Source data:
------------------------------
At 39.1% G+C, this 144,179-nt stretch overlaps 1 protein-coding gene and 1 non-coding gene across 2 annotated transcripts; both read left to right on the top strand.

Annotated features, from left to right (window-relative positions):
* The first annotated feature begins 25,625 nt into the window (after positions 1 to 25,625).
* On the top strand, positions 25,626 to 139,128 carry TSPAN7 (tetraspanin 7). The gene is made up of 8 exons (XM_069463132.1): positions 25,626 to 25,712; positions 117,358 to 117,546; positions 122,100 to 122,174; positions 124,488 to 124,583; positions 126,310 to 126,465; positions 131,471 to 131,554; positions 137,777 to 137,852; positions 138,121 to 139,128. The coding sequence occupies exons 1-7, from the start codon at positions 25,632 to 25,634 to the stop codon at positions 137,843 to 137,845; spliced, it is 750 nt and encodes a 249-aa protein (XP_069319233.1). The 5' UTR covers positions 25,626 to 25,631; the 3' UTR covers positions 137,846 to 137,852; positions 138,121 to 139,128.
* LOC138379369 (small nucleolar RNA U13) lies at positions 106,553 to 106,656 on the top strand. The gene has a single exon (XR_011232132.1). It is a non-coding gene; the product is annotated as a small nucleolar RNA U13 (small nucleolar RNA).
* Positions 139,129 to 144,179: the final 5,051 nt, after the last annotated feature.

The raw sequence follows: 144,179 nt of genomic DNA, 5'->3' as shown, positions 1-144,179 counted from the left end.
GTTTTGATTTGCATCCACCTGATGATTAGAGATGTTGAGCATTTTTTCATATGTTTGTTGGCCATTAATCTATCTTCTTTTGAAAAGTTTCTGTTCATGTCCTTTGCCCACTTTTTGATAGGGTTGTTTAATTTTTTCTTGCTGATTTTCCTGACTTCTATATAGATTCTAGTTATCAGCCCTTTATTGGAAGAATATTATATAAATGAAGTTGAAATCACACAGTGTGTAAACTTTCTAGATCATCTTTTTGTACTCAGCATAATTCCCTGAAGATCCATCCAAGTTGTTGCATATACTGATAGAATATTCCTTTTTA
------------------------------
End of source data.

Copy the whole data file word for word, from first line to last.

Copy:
At 39.1% G+C, this 144,179-nt stretch overlaps 1 protein-coding gene and 1 non-coding gene across 2 annotated transcripts; both read left to right on the top strand.

Annotated features, from left to right (window-relative positions):
* The first annotated feature begins 25,625 nt into the window (after positions 1 to 25,625).
* On the top strand, positions 25,626 to 139,128 carry TSPAN7 (tetraspanin 7). The gene is made up of 8 exons (XM_069463132.1): positions 25,626 to 25,712; positions 117,358 to 117,546; positions 122,100 to 122,174; positions 124,488 to 124,583; positions 126,310 to 126,465; positions 131,471 to 131,554; positions 137,777 to 137,852; positions 138,121 to 139,128. The coding sequence occupies exons 1-7, from the start codon at positions 25,632 to 25,634 to the stop codon at positions 137,843 to 137,845; spliced, it is 750 nt and encodes a 249-aa protein (XP_069319233.1). The 5' UTR covers positions 25,626 to 25,631; the 3' UTR covers positions 137,846 to 137,852; positions 138,121 to 139,128.
* LOC138379369 (small nucleolar RNA U13) lies at positions 106,553 to 106,656 on the top strand. The gene has a single exon (XR_011232132.1). It is a non-coding gene; the product is annotated as a small nucleolar RNA U13 (small nucleolar RNA).
* Positions 139,129 to 144,179: the final 5,051 nt, after the last annotated feature.

The raw sequence follows: 144,179 nt of genomic DNA, 5'->3' as shown, positions 1-144,179 counted from the left end.
GTTTTGATTTGCATCCACCTGATGATTAGAGATGTTGAGCATTTTTTCATATGTTTGTTGGCCATTAATCTATCTTCTTTTGAAAAGTTTCTGTTCATGTCCTTTGCCCACTTTTTGATAGGGTTGTTTAATTTTTTCTTGCTGATTTTCCTGACTTCTATATAGATTCTAGTTATCAGCCCTTTATTGGAAGAATATTATATAAATGAAGTTGAAATCACACAGTGTGTAAACTTTCTAGATCATCTTTTTGTACTCAGCATAATTCCCTGAAGATCCATCCAAGTTGTTGCATATACTGATAGAATATTCCTTTTTA